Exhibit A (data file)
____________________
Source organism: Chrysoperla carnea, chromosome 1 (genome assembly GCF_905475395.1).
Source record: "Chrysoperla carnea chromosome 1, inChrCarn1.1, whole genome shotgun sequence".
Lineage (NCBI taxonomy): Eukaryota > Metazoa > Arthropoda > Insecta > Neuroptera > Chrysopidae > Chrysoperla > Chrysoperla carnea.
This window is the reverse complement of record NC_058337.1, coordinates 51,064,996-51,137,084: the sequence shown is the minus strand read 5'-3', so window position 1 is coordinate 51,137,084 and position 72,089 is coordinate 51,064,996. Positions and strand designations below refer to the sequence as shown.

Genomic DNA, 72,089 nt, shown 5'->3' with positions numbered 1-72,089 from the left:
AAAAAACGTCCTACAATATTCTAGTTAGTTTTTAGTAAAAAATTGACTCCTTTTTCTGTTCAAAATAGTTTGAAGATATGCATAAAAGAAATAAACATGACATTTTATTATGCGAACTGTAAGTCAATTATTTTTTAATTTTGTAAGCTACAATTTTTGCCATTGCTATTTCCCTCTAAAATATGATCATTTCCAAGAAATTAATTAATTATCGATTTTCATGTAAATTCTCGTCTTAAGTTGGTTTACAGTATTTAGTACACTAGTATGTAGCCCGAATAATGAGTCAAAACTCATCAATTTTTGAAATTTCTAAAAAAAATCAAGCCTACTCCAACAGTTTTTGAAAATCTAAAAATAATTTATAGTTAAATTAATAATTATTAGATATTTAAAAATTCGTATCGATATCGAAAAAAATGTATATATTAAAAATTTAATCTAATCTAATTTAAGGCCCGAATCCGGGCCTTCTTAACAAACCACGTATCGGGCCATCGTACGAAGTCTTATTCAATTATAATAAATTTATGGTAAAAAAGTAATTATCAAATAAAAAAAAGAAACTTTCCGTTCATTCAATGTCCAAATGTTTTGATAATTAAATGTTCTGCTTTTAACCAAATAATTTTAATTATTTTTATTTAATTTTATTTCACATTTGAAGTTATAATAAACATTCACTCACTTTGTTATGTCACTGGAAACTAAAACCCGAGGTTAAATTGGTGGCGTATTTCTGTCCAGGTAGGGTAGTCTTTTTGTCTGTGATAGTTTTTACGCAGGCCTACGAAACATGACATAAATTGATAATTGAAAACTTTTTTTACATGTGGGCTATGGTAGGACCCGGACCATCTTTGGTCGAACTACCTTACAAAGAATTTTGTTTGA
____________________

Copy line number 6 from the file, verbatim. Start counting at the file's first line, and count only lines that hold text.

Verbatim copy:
AAAAAACGTCCTACAATATTCTAGTTAGTTTTTAGTAAAAAATTGACTCCTTTTTCTGTTCAAAATAGTTTGAAGATATGCATAAAAGAAATAAACATGACATTTTATTATGCGAACTGTAAGTCAATTATTTTTTAATTTTGTAAGCTACAATTTTTGCCATTGCTATTTCCCTCTAAAATATGATCATTTCCAAGAAATTAATTAATTATCGATTTTCATGTAAATTCTCGTCTTAAGTTGGTTTACAGTATTTAGTACACTAGTATGTAGCCCGAATAATGAGTCAAAACTCATCAATTTTTGAAATTTCTAAAAAAAATCAAGCCTACTCCAACAGTTTTTGAAAATCTAAAAATAATTTATAGTTAAATTAATAATTATTAGATATTTAAAAATTCGTATCGATATCGAAAAAAATGTATATATTAAAAATTTAATCTAATCTAATTTAAGGCCCGAATCCGGGCCTTCTTAACAAACCACGTATCGGGCCATCGTACGAAGTCTTATTCAATTATAATAAATTTATGGTAAAAAAGTAATTATCAAATAAAAAAAAGAAACTTTCCGTTCATTCAATGTCCAAATGTTTTGATAATTAAATGTTCTGCTTTTAACCAAATAATTTTAATTATTTTTATTTAATTTTATTTCACATTTGAAGTTATAATAAACATTCACTCACTTTGTTATGTCACTGGAAACTAAAACCCGAGGTTAAATTGGTGGCGTATTTCTGTCCAGGTAGGGTAGTCTTTTTGTCTGTGATAGTTTTTACGCAGGCCTACGAAACATGACATAAATTGATAATTGAAAACTTTTTTTACATGTGGGCTATGGTAGGACCCGGACCATCTTTGGTCGAACTACCTTACAAAGAATTTTGTTTGA